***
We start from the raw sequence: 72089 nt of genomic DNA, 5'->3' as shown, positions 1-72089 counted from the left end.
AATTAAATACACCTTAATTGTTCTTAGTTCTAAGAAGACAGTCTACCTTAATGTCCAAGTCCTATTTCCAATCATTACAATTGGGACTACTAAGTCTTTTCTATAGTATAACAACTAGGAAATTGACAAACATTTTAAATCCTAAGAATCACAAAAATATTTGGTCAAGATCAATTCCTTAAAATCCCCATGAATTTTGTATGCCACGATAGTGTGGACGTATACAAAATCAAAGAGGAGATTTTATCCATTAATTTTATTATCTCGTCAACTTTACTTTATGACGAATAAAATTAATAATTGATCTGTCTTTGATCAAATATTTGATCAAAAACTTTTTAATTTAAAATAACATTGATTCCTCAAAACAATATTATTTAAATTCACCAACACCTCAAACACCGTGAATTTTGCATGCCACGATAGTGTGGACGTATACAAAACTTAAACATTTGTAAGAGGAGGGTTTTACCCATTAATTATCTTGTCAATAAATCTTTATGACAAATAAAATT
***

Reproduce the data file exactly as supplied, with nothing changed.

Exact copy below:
We start from the raw sequence: 72089 nt of genomic DNA, 5'->3' as shown, positions 1-72089 counted from the left end.
AATTAAATACACCTTAATTGTTCTTAGTTCTAAGAAGACAGTCTACCTTAATGTCCAAGTCCTATTTCCAATCATTACAATTGGGACTACTAAGTCTTTTCTATAGTATAACAACTAGGAAATTGACAAACATTTTAAATCCTAAGAATCACAAAAATATTTGGTCAAGATCAATTCCTTAAAATCCCCATGAATTTTGTATGCCACGATAGTGTGGACGTATACAAAATCAAAGAGGAGATTTTATCCATTAATTTTATTATCTCGTCAACTTTACTTTATGACGAATAAAATTAATAATTGATCTGTCTTTGATCAAATATTTGATCAAAAACTTTTTAATTTAAAATAACATTGATTCCTCAAAACAATATTATTTAAATTCACCAACACCTCAAACACCGTGAATTTTGCATGCCACGATAGTGTGGACGTATACAAAACTTAAACATTTGTAAGAGGAGGGTTTTACCCATTAATTATCTTGTCAATAAATCTTTATGACAAATAAAATT